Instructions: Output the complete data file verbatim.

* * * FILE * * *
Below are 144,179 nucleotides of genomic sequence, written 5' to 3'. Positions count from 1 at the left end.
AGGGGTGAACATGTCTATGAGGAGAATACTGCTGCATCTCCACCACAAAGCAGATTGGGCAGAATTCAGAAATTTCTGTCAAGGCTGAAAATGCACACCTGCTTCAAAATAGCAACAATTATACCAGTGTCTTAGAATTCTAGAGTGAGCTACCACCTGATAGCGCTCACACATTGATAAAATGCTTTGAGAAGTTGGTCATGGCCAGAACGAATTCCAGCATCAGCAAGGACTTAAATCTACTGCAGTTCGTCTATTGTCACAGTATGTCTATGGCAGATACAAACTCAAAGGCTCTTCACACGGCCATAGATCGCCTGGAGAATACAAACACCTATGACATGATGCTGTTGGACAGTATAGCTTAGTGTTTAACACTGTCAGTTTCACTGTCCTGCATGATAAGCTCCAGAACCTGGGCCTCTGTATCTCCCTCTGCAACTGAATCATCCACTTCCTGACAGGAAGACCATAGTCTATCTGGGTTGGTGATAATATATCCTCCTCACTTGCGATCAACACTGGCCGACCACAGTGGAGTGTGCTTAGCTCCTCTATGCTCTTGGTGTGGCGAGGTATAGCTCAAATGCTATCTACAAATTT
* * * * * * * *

Below are 144,179 nucleotides of genomic sequence, written 5' to 3'. Positions count from 1 at the left end.
AGGGGTGAACATGTCTATGAGGAGAATACTGCTGCATCTCCACCACAAAGCAGATTGGGCAGAATTCAGAAATTTCTGTCAAGGCTGAAAATGCACACCTGCTTCAAAATAGCAACAATTATACCAGTGTCTTAGAATTCTAGAGTGAGCTACCACCTGATAGCGCTCACACATTGATAAAATGCTTTGAGAAGTTGGTCATGGCCAGAACGAATTCCAGCATCAGCAAGGACTTAAATCTACTGCAGTTCGTCTATTGTCACAGTATGTCTATGGCAGATACAAACTCAAAGGCTCTTCACACGGCCATAGATCGCCTGGAGAATACAAACACCTATGACATGATGCTGTTGGACAGTATAGCTTAGTGTTTAACACTGTCAGTTTCACTGTCCTGCATGATAAGCTCCAGAACCTGGGCCTCTGTATCTCCCTCTGCAACTGAATCATCCACTTCCTGACAGGAAGACCATAGTCTATCTGGGTTGGTGATAATATATCCTCCTCACTTGCGATCAACACTGGCCGACCACAGTGGAGTGTGCTTAGCTCCTCTATGCTCTTGGTGTGGCGAGGTATAGCTCAAATGCTATCTACAAATTT